Skábmagovat 2024

Skábmagovat – the Indigenous Film Festival once again brought together film and arts enthusiasts to Inari to celebrate cultural richness

The Indigenous Film Festival Skábmagovat was held again in Inari from January 25th to 28th, 2024. The attendance figures for the festival held on-site warmed the organizers’ hearts, as the numbers gradually climbed back towards pre-pandemic levels. Approximately 3600 visitors attended the Skábmagovat events in Inari, and additionally, the online festival garnered 3800 views. Altogether, Skábmagovat reached a total of 7400 viewers – a figure indicating significant interest from the audience in Indigenous film art and Sámi culture, which are becoming increasingly prominent year by year.

There were over 30 film screenings, with the most popular being traditionally Sámi screenings. Films such as Katja Gauriloff’s “Je’vida,” Sara Margrethe Oskal’s “Eallogierdu/The Tundra Within Me,” and the screening of “Night of the Sámi” at the Snow Theater gathered full audiences. Additionally, Suvi West’s documentary “Máhccan/Kotiinpaluu” was screened, West was honored with the Skábmagovat Award for her contribution to Sámi film and culture. Young and emerging Sámi director Sunna Nousuniemi presented not only one but two short films during the festival, with “ÁHKUIN” particularly drawing attention and receiving positive feedback as a feel-good film, a welcome addition alongside the weightier themes of Indigenous peoples.

The 2024 festival also saw a record number of international director guests from around the world, including Canada, the Republic of Sakha, Sápmi, and Greenland. Among the main guests were Canadian director, writer, and actor Gail Maurice, as well as producer and actor Mélanie Bray. The duo presented their film “Rosie,” and Maurice also appeared as an actor in the emotionally heavy drama “Bones of Crows,” which depicts the cruel history of Canada’s educational system concerning Indigenous children.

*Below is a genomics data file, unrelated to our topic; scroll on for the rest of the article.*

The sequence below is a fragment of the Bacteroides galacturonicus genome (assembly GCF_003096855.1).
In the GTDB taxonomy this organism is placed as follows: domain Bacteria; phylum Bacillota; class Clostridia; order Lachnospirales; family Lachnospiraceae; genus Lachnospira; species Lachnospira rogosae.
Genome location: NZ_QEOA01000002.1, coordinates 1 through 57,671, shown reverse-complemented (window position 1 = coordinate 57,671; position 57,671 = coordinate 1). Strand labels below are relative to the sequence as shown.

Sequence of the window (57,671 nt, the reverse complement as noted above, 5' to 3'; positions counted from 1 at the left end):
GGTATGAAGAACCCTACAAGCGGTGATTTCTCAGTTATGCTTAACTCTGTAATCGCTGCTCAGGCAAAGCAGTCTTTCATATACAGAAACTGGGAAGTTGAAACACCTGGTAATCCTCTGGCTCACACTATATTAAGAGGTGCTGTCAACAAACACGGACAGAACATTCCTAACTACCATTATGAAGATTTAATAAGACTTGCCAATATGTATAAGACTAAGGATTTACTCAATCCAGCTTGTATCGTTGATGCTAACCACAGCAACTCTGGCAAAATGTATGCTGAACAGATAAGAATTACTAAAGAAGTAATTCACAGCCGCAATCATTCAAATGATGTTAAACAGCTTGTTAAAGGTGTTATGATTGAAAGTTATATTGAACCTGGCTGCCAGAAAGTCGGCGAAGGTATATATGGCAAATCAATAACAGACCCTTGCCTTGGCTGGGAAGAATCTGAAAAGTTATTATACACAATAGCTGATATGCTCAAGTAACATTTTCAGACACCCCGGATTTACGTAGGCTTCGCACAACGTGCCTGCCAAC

Skábmagovat also hosted numerous discussion sessions and seminars addressing issues and updates related to Indigenous cultures. The most popular discussion was a seminar on the situation of salmon in the Teno River and fishing rights. This discussion was based on two films related to the Teno River: Kati Eriksen’s and Scott Thornton’s “Ruoktojohka/Home River” and Harry Johansen’s “Luossamoraš/Salmon Sorrow,” which premiered at Skábmagovat.

Additionally, the eagerly awaited Skábmaklubba festival club continued during the festival, attracting a full house on both nights with attendees craving for dance and music, enjoying performances by Sámi musicians. A new addition in 2024 was the pre-party for Skábmaklubba held entirely in a snow-built Snow Theater, featuring beats and atmosphere curated by Norwegian Sámi DJ iDJa. Even a stormy snowfall couldn’t dampen people’s spirits as they danced, finding joy and smiles under disco lights in the polar night.

In honor of Skábmagovat’s 25th anniversary, the festival’s artistic director Jorma Lehtola released a historic at the Sámi Museum Siida. The book recounts the unique and distinctive journey of the festival from the 1990s to the present day.

The history of Skábmagovat has now been chronicled for 25 years, and new experiences, emotions, adventures, and celebrations of culture will be created together again next year from January 23rd to 26th, 2025.

The festival is organized by Saamelaistaiteen tukiyhdistys ry in collaboration with the Sámi Museum Siida, Sajos Sámi Cultural Centre, Sámi Education Institute – SOGSAKK, and the Indigenous Film Centre – Skábma.